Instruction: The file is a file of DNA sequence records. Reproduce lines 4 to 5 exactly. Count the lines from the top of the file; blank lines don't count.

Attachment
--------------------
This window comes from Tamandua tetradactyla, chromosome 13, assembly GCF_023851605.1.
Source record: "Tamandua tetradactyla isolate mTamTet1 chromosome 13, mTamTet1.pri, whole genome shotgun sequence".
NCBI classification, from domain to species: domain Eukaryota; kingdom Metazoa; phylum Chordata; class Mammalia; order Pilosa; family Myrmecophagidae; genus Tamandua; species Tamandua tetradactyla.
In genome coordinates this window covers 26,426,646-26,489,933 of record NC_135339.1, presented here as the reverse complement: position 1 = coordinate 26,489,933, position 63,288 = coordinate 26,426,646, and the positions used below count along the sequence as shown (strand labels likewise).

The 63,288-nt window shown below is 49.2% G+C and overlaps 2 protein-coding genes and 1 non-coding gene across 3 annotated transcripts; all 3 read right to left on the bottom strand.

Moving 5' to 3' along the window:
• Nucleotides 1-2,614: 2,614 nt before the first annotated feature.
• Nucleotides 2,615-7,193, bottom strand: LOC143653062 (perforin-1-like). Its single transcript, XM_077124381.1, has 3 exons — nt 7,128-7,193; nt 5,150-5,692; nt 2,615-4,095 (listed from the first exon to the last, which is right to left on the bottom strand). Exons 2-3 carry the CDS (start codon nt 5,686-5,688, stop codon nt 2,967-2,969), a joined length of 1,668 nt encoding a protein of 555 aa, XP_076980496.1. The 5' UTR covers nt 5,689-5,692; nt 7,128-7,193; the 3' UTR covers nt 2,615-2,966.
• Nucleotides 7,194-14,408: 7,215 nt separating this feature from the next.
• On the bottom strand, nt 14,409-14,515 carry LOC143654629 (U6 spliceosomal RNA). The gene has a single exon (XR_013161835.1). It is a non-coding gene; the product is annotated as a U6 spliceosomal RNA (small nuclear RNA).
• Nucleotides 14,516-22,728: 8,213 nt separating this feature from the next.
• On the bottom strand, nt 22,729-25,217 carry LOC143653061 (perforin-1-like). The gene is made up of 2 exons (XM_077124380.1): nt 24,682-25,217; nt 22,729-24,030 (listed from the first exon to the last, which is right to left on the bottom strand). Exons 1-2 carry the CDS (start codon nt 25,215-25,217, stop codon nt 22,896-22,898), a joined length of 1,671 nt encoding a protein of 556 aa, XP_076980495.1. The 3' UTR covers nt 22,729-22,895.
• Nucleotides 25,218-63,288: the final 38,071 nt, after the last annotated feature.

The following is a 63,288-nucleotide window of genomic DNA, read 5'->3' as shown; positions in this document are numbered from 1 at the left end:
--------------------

In genome coordinates this window covers 26,426,646-26,489,933 of record NC_135339.1, presented here as the reverse complement: position 1 = coordinate 26,489,933, position 63,288 = coordinate 26,426,646, and the positions used below count along the sequence as shown (strand labels likewise).

The 63,288-nt window shown below is 49.2% G+C and overlaps 2 protein-coding genes and 1 non-coding gene across 3 annotated transcripts; all 3 read right to left on the bottom strand.